Ted Farnsworth, the CEO of MoviePass owner Helios & Matheson Analytics, shot down speculation about the company’s future, insisting that bankruptcy isn’t on the table despite months of bad press and service restrictions that have sent the company’s stock price to barely north of a single penny.
“We’re still here, and we’re not going anywhere,” Farnsworth told TheWrap CEO Sharon Waxman on Tuesday during TheGrill and revealed that the company raised an additional $65 million in new funding last month. (He declined to specify the source or terms of the investment.)
“We’re doing M&A, we’re looking at all kinds of acquisitions at any given time and we’ll grow the company that way and I think you’ll see over the next few weeks,” Farnsworth said at the SLS Hotel in Beverly Hills.
MoviePass and Helios & Matheson have had a tumultuous summer, as the company’s stock has declined more than 99 percent in the last three months as the company faced a cash crunch to pay the full price for movie tickets of subscribers eager to make the most of a flat monthly fee that didn’t actually cover the cost of those tickets.
Since August, when the company began restricting subscribers to three movies per month and placed other limits on membership, Farnsworth said that the company had stabilized its spending.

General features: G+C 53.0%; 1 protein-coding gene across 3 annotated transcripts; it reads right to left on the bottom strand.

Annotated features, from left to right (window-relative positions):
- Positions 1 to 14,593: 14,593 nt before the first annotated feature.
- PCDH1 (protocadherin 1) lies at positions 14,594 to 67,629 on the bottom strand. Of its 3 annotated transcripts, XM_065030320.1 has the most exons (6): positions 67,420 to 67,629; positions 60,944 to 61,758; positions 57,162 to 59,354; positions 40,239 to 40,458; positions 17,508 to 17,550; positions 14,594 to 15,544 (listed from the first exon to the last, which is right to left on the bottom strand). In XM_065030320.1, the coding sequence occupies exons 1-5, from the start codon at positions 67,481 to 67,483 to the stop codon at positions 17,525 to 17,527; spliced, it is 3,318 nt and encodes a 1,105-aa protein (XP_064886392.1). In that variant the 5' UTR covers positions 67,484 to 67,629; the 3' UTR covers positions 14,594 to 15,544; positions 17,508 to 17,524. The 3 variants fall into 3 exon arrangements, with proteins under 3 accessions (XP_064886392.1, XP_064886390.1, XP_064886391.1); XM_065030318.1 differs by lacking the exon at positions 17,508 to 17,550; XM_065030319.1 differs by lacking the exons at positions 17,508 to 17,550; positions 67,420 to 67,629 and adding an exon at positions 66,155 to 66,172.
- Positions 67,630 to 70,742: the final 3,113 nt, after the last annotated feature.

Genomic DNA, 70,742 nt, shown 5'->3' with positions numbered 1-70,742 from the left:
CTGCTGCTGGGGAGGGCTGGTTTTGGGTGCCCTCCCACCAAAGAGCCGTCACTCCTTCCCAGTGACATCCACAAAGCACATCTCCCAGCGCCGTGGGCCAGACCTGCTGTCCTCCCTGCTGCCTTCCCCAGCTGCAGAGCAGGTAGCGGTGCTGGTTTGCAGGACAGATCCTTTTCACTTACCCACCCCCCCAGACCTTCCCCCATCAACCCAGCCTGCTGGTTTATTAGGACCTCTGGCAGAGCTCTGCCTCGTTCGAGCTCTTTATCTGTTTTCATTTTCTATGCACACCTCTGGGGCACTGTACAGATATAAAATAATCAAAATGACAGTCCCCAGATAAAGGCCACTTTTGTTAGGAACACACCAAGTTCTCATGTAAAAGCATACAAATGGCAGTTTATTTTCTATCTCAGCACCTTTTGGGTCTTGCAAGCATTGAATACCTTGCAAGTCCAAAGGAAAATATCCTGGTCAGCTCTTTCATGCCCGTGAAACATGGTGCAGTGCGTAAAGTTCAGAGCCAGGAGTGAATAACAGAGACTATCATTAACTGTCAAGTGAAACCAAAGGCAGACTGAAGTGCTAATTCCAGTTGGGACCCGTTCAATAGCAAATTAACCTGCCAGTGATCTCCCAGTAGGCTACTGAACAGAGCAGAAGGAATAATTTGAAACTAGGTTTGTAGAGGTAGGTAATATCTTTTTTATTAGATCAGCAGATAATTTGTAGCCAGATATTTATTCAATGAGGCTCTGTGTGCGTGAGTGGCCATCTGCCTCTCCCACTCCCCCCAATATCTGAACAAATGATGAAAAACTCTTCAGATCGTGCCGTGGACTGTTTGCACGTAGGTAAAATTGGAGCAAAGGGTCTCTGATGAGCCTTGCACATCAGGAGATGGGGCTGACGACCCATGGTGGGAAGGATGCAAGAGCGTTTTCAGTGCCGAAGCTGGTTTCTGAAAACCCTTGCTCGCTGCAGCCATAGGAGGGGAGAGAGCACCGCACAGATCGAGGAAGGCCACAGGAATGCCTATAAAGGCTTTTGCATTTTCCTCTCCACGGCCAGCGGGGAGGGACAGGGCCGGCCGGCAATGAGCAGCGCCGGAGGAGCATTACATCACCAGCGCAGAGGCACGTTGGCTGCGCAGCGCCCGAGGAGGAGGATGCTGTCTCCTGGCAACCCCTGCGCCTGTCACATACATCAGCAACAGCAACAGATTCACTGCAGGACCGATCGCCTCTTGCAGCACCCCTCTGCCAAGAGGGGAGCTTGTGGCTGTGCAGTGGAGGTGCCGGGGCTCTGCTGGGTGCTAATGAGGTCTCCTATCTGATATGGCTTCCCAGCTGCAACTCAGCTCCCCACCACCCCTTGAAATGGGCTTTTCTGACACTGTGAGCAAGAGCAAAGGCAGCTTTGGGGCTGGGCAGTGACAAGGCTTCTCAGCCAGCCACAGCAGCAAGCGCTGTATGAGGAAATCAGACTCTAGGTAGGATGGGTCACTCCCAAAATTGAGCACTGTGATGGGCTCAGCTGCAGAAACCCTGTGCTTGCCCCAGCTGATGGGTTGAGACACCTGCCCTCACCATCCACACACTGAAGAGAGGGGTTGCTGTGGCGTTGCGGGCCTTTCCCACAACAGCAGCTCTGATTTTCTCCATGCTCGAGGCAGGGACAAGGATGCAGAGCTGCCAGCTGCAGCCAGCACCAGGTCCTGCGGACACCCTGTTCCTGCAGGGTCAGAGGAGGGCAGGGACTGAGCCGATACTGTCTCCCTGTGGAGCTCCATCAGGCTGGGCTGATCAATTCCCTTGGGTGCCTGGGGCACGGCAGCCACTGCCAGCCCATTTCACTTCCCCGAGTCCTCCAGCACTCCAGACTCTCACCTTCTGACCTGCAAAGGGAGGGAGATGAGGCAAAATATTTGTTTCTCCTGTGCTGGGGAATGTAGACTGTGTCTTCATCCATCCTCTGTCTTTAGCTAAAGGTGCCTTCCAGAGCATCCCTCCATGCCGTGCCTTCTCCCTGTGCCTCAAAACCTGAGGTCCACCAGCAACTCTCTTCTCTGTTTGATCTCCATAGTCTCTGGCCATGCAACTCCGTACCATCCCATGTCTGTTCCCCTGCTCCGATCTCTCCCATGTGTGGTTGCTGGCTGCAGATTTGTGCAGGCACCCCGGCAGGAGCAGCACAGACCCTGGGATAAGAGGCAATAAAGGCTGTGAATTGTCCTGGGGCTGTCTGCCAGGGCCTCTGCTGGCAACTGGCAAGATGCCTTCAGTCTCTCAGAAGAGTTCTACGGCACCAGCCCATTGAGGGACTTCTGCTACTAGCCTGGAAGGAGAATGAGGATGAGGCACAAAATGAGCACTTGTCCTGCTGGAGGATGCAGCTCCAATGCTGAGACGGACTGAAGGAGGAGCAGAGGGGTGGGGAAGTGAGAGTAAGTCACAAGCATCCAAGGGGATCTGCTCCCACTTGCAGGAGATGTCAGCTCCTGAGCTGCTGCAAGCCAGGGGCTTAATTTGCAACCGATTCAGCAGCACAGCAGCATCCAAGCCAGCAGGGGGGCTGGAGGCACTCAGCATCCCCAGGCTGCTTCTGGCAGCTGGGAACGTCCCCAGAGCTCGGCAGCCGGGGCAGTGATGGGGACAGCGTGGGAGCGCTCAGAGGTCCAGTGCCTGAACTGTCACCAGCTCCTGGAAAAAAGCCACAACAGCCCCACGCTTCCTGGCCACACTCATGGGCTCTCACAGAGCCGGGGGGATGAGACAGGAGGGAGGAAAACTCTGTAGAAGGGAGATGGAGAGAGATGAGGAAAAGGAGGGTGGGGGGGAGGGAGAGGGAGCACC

“People are going to less than one movie a month,” Farnsworth said of average subscriber usage, though he offered no detail about how long that has been the case.
“So technically subscription alone right now is doing just fine, now it’s tacking on all the other things on top of it,” he said, noting the potential to find revenue from the co-acquisition of indie movies as well as advertising and marketing opportunities toward subscribers. “What we’re doing now is we’re proving out our model.”
While MoviePass is finding its way to sustainability and profitability, Farnsworth’s fellow panelist, Atom Tickets co-founder and chairman Matt Bakal, indicated that his online movie ticketing service could be up on the block.
“I think over time we’re an important puzzle piece,” Bakal said, noting that rival Fandango is a valuable division of Comcast. “We’re growing a business and that business has a lot of potential places it can go.”